5. THE WIDER BEARING OF THE ATONEMENT. The question may be raised, whether the atonement wrought by Christ for the salvation of the elect, and of the elect only, has any wider bearing. The question is often discussed in Scottish theology, whether Christ did not die, in some other than a saving sense, also for the non-elect. It was discussed by several of the older theologians such as Rutherford, Brown, Durham, and Dickson, but was answered by them in the negative. “They held, indeed,” says Walker, “the intrinsic sufficiency of Christ’s death to save the world, or worlds; but that was altogether irrespective of Christ’s purpose, or Christ’s accomplishment. The phrase that Christ died sufficiently for all was not approved, because the ‘for’ seemed to imply some reality of actual substitution.” Durham denied that any mercy bestowed upon the reprobate, and enjoyed by them, could be said to be the proper fruit of, or the purchase of, Christ’s death; but at the same time maintained that certain consequences of Christ’s death of an advantageous kind must reach wicked men, though it is doubtful whether these can be regarded as a blessing for them. This was also the position taken by Rutherford and Gillespie. The Marrow-men of Scotland, while holding that Christ died for the purpose of saving only the elect, concluded from the universal offer of salvation that the work of Christ also had a wider bearing, and that, to use their own words, “God the Father, moved by nothing but His free love to mankind lost, hath made a deed of gift and grant unto all men of His Son Jesus Christ.” According to them all sinners are legatees under Christ’s testament, not indeed in the essence but in the administration of the covenant of grace, but the testament becomes effectual only in the case of the elect. Their position was condemned by the Church of Scotland. Several Reformed theologians hold that, though Christ suffered and died only for the purpose of saving the elect, many benefits of the cross of Christ do actually–and that also according to the plan of God–accrue to the benefit of those who do not accept Christ by faith. They believe that the blessings of common grace also result from the atoning work of Christ.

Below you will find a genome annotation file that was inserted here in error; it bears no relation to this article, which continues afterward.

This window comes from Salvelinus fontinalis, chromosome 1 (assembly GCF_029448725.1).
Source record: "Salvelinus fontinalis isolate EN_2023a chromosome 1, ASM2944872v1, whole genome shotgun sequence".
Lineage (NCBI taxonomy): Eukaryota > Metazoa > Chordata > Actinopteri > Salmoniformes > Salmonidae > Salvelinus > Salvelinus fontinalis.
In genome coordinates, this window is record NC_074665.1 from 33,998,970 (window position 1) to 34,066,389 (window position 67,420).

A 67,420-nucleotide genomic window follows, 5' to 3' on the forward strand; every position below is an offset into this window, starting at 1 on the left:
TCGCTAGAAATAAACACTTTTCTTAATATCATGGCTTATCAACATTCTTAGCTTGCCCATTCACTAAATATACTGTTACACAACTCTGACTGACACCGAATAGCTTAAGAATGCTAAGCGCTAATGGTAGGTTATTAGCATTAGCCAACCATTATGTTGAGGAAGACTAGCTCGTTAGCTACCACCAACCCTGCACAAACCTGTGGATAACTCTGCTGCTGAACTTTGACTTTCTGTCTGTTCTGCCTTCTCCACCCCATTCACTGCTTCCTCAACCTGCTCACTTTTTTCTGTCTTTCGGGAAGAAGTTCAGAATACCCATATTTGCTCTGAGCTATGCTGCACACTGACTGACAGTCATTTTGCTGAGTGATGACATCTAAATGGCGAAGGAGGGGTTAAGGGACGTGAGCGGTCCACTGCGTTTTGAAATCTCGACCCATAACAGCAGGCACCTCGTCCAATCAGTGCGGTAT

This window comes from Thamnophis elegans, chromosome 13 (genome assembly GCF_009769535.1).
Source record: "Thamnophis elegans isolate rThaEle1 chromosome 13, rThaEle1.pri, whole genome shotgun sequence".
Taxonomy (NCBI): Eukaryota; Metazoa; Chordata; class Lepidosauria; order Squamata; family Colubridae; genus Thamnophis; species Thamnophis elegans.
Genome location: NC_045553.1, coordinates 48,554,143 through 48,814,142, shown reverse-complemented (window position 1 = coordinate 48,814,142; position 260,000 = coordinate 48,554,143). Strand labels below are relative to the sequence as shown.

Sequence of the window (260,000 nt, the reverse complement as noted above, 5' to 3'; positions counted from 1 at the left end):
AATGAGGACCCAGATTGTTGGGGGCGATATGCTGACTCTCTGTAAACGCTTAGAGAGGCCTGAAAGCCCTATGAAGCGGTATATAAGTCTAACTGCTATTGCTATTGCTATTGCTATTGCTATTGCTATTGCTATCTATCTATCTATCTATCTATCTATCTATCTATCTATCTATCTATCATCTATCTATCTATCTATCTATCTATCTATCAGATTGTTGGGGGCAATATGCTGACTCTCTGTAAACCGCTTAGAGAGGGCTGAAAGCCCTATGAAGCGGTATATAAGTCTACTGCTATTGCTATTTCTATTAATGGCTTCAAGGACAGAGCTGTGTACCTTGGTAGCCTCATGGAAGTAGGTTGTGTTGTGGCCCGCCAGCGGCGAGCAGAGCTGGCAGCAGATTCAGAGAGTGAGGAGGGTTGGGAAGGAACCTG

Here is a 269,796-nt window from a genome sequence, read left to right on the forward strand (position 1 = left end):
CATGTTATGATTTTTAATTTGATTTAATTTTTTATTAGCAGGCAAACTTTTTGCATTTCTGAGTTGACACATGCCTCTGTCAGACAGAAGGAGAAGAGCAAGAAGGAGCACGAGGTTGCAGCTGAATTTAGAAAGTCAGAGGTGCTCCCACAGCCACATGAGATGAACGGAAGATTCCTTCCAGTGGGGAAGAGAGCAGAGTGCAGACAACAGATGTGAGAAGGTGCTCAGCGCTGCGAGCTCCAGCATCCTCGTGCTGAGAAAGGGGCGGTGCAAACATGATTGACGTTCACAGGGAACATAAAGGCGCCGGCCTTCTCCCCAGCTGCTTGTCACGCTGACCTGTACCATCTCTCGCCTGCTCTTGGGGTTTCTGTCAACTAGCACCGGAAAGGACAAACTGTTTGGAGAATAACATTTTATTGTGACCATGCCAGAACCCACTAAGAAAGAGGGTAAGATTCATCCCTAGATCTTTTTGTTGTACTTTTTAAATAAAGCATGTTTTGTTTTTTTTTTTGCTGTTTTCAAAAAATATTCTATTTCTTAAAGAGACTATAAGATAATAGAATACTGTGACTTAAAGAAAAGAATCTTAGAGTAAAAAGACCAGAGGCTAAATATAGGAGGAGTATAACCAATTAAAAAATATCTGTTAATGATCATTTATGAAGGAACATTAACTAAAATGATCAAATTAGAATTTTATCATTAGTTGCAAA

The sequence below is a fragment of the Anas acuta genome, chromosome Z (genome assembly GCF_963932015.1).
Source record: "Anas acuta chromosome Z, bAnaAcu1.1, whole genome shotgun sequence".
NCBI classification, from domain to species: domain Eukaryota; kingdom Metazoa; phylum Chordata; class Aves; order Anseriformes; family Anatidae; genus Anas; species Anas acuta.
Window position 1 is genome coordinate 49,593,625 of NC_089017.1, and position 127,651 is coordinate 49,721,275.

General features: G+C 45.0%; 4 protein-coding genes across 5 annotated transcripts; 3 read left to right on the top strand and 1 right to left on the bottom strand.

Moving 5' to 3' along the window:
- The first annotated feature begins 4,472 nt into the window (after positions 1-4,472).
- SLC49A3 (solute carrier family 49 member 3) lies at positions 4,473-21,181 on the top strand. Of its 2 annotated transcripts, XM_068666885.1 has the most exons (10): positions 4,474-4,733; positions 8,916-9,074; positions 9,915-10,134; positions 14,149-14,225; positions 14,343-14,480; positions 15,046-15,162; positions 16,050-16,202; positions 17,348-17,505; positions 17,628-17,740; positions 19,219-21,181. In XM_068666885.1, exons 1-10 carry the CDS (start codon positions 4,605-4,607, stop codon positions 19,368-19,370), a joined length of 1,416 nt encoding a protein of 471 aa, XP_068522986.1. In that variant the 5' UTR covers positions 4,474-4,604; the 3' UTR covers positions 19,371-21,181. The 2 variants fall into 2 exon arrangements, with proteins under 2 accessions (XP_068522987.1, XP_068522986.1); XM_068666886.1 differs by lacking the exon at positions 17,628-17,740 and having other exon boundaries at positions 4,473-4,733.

Louis Berkhof, Systmatic Theology, 398-399.